Previously, a proline iminopeptidase named as PchPiPA was biochemically characterized from the white-rot basidiomycetes Phanerochaete chrysosporium [7]. Its catalytic cavity was comprised of a conserved triad (AspSer107-His292) and an oxyanion hole (His39-G40-G41- Pro42). And all of the related residues were located on the interface between the cap domain and the α/β fold domain. In this work, sited-directed mutagenesis was performed to figure out the role of these amino acid residues on the catalytic activity.

In PiPs, the catalytic triad was confirmed by site-directed mutagenesis and the mutations caused complete loss of catalytic function [7,25,26]. These results indicated that each of the three active sites was absolute for catalytic activity. In addition, the nucleophilic Ser residue, forming a nucleophilic elbow on a sharp that turned to connect strand 5 and helix C, was embedded in a conserved motif (G-X-S-B-G-Z) [19]. Mutation of the corresponding residues of Gly105, G109, and G110 in this motif of another PiP (PepIP) of Lactobacillus delbruckii subsp. bulgaricus resulted in almost complete loss of

Table 3. Comparison of thermostability of PchPiPA mutants and WT by initial velocity after heat treatment at 50˚.

catalytic function [26]. Therefore, the residues with smaller side groups surrounding the nucleophilic attacking Ser residue may avoid steric hindrance and consolidate the correct position of this active site.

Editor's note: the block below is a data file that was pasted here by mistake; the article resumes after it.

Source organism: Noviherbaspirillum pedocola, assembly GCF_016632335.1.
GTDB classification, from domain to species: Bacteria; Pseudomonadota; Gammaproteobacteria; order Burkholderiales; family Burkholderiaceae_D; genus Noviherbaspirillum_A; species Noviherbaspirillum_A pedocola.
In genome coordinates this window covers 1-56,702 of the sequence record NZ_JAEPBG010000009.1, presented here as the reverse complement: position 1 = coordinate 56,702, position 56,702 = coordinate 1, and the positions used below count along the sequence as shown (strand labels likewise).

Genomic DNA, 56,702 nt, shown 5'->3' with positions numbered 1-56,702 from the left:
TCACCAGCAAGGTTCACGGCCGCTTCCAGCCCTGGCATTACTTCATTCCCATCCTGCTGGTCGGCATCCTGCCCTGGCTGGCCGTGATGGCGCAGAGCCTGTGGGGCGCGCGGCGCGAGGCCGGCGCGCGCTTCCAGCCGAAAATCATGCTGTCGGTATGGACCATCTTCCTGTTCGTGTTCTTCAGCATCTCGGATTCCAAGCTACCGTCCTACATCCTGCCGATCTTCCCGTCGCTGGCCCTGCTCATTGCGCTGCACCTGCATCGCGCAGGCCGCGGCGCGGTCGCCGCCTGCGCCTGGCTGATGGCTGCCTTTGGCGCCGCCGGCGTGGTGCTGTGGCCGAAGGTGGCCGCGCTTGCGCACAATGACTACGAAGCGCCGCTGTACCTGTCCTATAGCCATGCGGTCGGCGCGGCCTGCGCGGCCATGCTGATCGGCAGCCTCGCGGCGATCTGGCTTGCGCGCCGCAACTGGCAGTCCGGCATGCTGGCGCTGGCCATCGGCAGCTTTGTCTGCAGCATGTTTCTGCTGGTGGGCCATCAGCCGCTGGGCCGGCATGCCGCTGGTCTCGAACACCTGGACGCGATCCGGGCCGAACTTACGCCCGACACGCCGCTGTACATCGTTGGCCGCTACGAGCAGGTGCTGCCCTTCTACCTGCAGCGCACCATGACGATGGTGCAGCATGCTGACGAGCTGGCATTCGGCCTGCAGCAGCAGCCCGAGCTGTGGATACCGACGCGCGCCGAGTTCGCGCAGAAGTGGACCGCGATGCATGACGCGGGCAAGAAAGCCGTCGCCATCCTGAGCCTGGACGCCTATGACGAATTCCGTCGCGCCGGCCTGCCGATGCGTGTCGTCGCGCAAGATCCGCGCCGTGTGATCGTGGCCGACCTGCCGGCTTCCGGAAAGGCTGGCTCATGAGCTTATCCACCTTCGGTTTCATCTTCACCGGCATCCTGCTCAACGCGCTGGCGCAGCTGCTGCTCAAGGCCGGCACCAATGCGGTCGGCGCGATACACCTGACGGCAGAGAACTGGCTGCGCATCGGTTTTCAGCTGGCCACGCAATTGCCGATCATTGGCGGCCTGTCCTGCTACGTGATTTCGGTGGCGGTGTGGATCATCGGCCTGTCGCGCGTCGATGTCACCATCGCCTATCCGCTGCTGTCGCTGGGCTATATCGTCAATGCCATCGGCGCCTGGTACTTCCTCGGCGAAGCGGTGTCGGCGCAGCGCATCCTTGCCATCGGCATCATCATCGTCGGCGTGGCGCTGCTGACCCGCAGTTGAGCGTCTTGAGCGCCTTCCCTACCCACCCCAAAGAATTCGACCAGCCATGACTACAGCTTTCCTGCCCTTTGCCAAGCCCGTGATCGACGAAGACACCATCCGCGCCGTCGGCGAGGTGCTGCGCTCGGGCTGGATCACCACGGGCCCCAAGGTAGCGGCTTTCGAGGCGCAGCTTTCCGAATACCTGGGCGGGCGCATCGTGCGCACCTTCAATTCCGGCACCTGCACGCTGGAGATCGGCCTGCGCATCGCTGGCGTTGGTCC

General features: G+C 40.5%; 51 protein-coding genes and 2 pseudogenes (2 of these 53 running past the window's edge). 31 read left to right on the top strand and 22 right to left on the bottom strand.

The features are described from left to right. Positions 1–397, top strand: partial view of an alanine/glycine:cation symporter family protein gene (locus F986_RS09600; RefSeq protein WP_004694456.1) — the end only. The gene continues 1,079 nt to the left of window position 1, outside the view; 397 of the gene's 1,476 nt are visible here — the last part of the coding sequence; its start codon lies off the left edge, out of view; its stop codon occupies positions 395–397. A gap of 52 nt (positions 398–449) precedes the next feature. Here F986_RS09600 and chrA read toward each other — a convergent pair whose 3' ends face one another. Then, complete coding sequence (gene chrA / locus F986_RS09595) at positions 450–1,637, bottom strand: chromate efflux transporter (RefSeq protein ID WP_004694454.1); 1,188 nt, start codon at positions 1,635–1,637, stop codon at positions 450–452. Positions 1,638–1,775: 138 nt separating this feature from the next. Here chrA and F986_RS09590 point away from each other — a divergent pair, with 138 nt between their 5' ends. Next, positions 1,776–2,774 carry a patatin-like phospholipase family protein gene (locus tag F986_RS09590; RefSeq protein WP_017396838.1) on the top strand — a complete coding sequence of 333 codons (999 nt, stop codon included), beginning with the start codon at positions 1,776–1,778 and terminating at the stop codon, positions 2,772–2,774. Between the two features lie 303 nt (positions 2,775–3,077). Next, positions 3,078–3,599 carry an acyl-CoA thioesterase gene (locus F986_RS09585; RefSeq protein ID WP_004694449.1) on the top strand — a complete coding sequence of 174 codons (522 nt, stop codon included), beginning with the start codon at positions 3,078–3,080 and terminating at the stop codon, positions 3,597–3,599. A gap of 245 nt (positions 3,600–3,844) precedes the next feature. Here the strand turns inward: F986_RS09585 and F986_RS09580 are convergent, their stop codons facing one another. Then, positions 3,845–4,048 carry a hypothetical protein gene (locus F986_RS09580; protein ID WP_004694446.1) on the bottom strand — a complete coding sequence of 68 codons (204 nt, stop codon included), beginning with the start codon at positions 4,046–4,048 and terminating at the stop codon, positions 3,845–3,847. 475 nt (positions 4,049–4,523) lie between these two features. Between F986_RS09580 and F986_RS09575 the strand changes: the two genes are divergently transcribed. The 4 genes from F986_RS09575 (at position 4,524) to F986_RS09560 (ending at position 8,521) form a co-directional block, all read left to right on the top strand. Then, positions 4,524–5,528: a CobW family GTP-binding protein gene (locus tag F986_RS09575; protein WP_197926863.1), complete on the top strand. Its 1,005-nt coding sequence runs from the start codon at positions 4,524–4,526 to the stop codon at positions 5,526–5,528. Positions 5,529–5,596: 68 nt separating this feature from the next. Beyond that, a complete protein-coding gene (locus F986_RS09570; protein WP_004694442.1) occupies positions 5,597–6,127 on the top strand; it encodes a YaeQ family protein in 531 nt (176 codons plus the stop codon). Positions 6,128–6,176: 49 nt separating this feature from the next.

The oxyanion hole (His-Gly-Gly-Pro) in PiPs is another important component of active cavity, which forms a turn with the imidazole group of proline residue protruded onto the interface. And the central two Gly residues flanked spatially with Ser107 in PchPiPA, which was in general recognized to act as hydrogen bond donors to stabilize the oxyanion intermediate [19]. Gly46 in the PiP of S. marcescens in corresponding to the Gly40 in PchPiPA was indeed interacting with the imidazole ring of Pro-TBODA inhibitor in the co-structure of enzyme and inhibitor [24]. However, seldom researches have focused on this motif in PiPs. Mutation of Gly39 and Gly40 in PchPiPA leaded to almost complete loss of catalysis, which was largely due to decrease of kcat value. These results were consistent with the previous studies with another PiP (PepIP) of L. delbruckii subsp. Bulgaricus, in which mutation of the corresponding sites by chemical mutagenesis resulted in loss of catalytic activity [26]. In the other members from the α/β fold hydrolase family, such as esterase and acetylcholinesterase, mutation of the corresponding two Gly residues also had dead effect on the activity [27,28]. Furthermore, mutation of Gly42 and Cys45 also yield a profound negative influence on catalytic activity. D46A have no effect on catalytic activity, but its thermostability reduced significantly. These residues (Cys45 and Asp46), as well as Gly43 and Gly44 (corresponding to G46, G47, Cys48, and Asn49 in XCPIP) are lined at the entrance of the active cavity [19]. Besides, Gly43 are hydrogen bonded to Gly39 in the structure of PchPiPA. Taken together, the oxyanion hole as well as the flanked residues is very important for ensuring catalytic activity. And subtle changes may cause a profound negative impact on the activity.